All of this underlines one of the film’s major failings: the story has been ripped out of its original context, robbing scenes of their effectiveness, and little if anything substantial has been added to replace what was lost. Stoker’s Dracula is about an ancient evil that invades modern London, transforming everything it touches with a bloody version of the Midas Touch, spreading a contagion that could potentially sweep the entire country. Argento’s DRACULA is about some guy who wants to get back together with his old girlfriend and doesn’t mind who he has to kill to do it.
Unlike London in the novel, the European setting of the film, the village of Passburg, is mere background; Dracula’s impact on it barely registers. There is talk of a pact between the villagers and the Count – presumably a non-aggression pact, though what the villagers get out of it is not clear, and the idea seems to exist only so that there can be a scene wherein some villagers talk about breaking the pact, whereupon Dracula kills them all, providing another opportunity for carnage not related to the main story (including a grizzly throat-ripping and a nicely rendered though completely gratuitous scene of the Count telepathically inducing a victim to blow his own brains out with a gun).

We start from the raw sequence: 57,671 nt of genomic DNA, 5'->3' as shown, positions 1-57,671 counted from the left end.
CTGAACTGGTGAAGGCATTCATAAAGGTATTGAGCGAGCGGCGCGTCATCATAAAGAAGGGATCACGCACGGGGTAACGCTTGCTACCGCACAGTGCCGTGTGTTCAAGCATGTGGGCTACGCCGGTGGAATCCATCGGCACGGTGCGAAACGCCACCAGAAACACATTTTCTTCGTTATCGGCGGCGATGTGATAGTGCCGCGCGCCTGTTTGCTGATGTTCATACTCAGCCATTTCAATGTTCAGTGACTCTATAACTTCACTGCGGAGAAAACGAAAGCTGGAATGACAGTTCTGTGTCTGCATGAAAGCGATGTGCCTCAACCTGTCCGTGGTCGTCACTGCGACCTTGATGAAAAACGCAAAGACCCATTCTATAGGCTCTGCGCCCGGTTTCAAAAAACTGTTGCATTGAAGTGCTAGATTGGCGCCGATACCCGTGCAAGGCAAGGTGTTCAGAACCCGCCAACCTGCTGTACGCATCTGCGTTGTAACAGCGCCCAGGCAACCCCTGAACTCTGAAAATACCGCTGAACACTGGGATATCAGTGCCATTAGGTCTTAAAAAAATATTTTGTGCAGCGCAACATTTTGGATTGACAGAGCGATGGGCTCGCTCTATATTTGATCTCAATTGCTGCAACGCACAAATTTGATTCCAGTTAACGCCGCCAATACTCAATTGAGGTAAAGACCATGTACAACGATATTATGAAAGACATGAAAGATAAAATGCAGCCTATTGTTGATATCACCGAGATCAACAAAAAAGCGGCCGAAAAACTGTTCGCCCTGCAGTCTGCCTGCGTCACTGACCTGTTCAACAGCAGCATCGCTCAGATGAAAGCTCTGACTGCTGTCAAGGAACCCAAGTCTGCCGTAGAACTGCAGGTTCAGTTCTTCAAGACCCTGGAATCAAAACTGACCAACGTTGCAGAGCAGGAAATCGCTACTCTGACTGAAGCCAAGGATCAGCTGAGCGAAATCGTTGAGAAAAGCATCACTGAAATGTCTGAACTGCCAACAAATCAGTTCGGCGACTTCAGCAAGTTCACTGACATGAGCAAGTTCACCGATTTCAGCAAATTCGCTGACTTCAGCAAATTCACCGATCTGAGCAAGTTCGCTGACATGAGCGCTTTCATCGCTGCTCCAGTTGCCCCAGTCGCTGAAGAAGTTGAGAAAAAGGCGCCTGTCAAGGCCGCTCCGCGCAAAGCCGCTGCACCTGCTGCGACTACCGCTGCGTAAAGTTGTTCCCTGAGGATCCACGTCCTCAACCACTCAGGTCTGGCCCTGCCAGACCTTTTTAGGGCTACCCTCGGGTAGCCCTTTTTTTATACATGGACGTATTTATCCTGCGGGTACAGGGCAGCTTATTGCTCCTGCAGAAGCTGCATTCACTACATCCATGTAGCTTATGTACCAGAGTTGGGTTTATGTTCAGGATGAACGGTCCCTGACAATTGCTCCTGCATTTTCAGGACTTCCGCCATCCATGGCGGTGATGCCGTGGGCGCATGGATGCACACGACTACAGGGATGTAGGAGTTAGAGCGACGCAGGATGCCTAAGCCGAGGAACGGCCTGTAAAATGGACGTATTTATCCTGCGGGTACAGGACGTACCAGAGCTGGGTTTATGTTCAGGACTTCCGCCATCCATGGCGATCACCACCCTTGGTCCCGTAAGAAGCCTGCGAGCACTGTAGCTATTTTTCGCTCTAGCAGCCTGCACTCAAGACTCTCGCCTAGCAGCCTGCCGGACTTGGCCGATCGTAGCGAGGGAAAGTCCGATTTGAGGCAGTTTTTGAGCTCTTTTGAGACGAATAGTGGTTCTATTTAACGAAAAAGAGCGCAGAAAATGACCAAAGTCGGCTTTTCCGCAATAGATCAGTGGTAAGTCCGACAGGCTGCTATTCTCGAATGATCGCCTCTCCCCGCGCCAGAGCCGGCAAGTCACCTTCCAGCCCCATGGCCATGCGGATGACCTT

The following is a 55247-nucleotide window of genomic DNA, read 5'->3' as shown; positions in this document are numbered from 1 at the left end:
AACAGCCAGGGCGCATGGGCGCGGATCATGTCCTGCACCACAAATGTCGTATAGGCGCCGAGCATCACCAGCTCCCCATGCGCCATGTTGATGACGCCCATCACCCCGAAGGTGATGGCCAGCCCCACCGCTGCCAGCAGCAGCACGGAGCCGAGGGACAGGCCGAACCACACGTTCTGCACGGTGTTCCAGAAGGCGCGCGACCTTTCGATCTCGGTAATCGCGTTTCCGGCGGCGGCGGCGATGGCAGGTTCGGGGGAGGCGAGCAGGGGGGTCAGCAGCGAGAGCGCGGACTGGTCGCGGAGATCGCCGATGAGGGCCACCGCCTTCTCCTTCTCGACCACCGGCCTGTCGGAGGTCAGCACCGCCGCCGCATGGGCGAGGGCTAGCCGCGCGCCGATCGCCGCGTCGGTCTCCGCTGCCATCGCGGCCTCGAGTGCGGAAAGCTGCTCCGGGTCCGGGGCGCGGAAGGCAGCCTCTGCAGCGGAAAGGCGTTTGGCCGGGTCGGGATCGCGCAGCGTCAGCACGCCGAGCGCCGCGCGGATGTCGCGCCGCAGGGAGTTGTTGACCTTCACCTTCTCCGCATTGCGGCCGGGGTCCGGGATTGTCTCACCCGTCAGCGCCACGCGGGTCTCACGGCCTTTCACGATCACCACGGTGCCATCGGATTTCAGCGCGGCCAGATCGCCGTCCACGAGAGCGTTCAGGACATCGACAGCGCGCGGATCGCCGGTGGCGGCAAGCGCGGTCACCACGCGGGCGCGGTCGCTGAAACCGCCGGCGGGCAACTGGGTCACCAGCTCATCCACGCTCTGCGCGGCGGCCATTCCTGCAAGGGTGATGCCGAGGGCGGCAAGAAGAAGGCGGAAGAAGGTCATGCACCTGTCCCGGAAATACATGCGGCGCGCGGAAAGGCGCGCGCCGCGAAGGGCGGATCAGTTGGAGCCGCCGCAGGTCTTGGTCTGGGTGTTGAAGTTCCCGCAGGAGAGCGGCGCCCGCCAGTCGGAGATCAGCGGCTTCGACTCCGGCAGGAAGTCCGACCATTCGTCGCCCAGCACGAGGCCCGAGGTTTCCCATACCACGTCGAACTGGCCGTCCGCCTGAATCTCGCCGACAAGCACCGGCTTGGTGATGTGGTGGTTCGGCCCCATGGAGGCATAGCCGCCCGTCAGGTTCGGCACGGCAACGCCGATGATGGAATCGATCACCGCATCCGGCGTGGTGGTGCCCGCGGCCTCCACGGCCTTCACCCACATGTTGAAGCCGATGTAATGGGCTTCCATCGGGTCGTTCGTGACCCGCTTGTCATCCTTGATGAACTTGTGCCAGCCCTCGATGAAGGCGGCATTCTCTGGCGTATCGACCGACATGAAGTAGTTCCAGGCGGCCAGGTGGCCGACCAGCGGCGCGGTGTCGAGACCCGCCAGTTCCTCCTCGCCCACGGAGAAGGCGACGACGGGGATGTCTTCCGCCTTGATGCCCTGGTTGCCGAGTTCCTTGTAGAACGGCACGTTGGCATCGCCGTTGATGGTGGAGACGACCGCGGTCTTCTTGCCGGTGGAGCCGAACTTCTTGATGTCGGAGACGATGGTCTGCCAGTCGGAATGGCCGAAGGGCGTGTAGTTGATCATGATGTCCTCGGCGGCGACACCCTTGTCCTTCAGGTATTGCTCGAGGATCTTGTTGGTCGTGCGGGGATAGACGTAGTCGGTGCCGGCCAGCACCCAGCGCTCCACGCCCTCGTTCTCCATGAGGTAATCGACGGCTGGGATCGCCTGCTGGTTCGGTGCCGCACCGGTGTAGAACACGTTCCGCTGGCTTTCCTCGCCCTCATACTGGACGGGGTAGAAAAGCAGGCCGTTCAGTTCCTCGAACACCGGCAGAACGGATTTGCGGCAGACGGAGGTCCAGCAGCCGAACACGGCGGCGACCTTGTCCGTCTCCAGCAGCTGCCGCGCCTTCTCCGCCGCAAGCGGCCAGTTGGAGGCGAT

I know what you’re saying: It’s a Dario Argento film – who cares about the plot? It’s the bravura visuals that count! Aye, there’s the rub. Argento’s DRACULA superficially simulates the look and approach of classic Hammer horror films, with a familiar narrative dressed up in colorful new accoutrements, erotically charged and splashed with blood, but the similarity ends there. The staging of the action is lethargic, lacking the gusto of director Terrence Fisher’s work in HORROR OF DRACULA (compare the Count’s interruption of Harker’s brief encounter with vampire bride in both films, and you’ll see what I mean).
In fact, with its more overt sex and nudity – not to mention directorial indulgence – Argento’s DRACULA more resembles a Ken Russell film, but the flamboyance here seems more scatter-shot than enjoyably excessive. The same pictorial beauty is there, the same unfettered urge to overthrow MASTERPIECE THEATRE-style reticence in favor of explicit eruptions of disreputable imagery that would be proscribed in more “respectable” fare. The difference is that, as wild as he was, Russell usually seemed to have a point, and unlike Argento, he knew when he had overstepped the boundary of outrageousness into deliberate camp, inviting the audience to laugh along with him at the material (e.g., THE LAIR OF THE WHITE WORM).
Argento, on the other hand, seems merely clueless. As a result, DRACULA feels like a more lavishly produced version of 1970s Euro-trash, or a more beautifully photographed version of a Paul Naschy film (think FRANKENSTEIN’S BLOODY TERROR) but without the joyful exploitation energy that made that kind of cinema fun, regardless of whether it was “good” by conventional standards.